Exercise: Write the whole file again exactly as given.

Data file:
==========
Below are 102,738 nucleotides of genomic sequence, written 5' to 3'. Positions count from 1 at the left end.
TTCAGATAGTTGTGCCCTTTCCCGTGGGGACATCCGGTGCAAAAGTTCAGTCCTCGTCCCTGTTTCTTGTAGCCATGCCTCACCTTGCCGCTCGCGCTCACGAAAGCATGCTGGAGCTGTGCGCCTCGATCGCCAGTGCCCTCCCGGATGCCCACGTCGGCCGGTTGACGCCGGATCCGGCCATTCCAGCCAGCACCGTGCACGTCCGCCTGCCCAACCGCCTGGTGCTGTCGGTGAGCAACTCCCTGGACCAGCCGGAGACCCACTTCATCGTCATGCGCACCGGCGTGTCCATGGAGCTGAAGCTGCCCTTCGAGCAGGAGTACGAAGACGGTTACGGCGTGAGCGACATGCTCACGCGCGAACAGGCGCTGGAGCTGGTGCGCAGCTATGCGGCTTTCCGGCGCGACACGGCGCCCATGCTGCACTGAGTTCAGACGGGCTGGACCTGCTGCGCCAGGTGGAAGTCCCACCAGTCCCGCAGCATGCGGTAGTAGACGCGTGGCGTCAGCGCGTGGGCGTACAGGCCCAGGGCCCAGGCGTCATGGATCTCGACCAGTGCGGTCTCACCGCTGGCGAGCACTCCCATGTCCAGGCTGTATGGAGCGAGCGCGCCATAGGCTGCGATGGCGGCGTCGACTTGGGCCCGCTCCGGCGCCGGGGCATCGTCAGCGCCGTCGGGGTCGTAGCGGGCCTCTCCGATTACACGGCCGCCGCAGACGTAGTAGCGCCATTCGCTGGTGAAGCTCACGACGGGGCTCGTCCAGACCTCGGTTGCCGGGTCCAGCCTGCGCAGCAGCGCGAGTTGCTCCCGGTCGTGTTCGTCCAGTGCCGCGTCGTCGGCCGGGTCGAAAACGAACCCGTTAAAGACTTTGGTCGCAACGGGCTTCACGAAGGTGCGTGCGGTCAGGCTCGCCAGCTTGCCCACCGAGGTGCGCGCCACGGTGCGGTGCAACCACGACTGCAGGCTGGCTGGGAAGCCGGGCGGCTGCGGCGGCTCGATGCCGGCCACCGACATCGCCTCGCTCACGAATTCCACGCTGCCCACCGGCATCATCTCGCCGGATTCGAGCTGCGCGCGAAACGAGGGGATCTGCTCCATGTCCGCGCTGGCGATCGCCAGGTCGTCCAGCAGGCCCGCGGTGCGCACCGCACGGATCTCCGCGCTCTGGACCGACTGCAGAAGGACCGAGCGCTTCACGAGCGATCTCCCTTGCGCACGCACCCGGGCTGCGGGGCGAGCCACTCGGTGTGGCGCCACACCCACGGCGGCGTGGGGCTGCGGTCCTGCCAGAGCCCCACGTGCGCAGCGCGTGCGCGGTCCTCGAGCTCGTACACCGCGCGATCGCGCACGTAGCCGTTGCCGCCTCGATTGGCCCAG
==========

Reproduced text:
Below are 102,738 nucleotides of genomic sequence, written 5' to 3'. Positions count from 1 at the left end.
TTCAGATAGTTGTGCCCTTTCCCGTGGGGACATCCGGTGCAAAAGTTCAGTCCTCGTCCCTGTTTCTTGTAGCCATGCCTCACCTTGCCGCTCGCGCTCACGAAAGCATGCTGGAGCTGTGCGCCTCGATCGCCAGTGCCCTCCCGGATGCCCACGTCGGCCGGTTGACGCCGGATCCGGCCATTCCAGCCAGCACCGTGCACGTCCGCCTGCCCAACCGCCTGGTGCTGTCGGTGAGCAACTCCCTGGACCAGCCGGAGACCCACTTCATCGTCATGCGCACCGGCGTGTCCATGGAGCTGAAGCTGCCCTTCGAGCAGGAGTACGAAGACGGTTACGGCGTGAGCGACATGCTCACGCGCGAACAGGCGCTGGAGCTGGTGCGCAGCTATGCGGCTTTCCGGCGCGACACGGCGCCCATGCTGCACTGAGTTCAGACGGGCTGGACCTGCTGCGCCAGGTGGAAGTCCCACCAGTCCCGCAGCATGCGGTAGTAGACGCGTGGCGTCAGCGCGTGGGCGTACAGGCCCAGGGCCCAGGCGTCATGGATCTCGACCAGTGCGGTCTCACCGCTGGCGAGCACTCCCATGTCCAGGCTGTATGGAGCGAGCGCGCCATAGGCTGCGATGGCGGCGTCGACTTGGGCCCGCTCCGGCGCCGGGGCATCGTCAGCGCCGTCGGGGTCGTAGCGGGCCTCTCCGATTACACGGCCGCCGCAGACGTAGTAGCGCCATTCGCTGGTGAAGCTCACGACGGGGCTCGTCCAGACCTCGGTTGCCGGGTCCAGCCTGCGCAGCAGCGCGAGTTGCTCCCGGTCGTGTTCGTCCAGTGCCGCGTCGTCGGCCGGGTCGAAAACGAACCCGTTAAAGACTTTGGTCGCAACGGGCTTCACGAAGGTGCGTGCGGTCAGGCTCGCCAGCTTGCCCACCGAGGTGCGCGCCACGGTGCGGTGCAACCACGACTGCAGGCTGGCTGGGAAGCCGGGCGGCTGCGGCGGCTCGATGCCGGCCACCGACATCGCCTCGCTCACGAATTCCACGCTGCCCACCGGCATCATCTCGCCGGATTCGAGCTGCGCGCGAAACGAGGGGATCTGCTCCATGTCCGCGCTGGCGATCGCCAGGTCGTCCAGCAGGCCCGCGGTGCGCACCGCACGGATCTCCGCGCTCTGGACCGACTGCAGAAGGACCGAGCGCTTCACGAGCGATCTCCCTTGCGCACGCACCCGGGCTGCGGGGCGAGCCACTCGGTGTGGCGCCACACCCACGGCGGCGTGGGGCTGCGGTCCTGCCAGAGCCCCACGTGCGCAGCGCGTGCGCGGTCCTCGAGCTCGTACACCGCGCGATCGCGCACGTAGCCGTTGCCGCCTCGATTGGCCCAG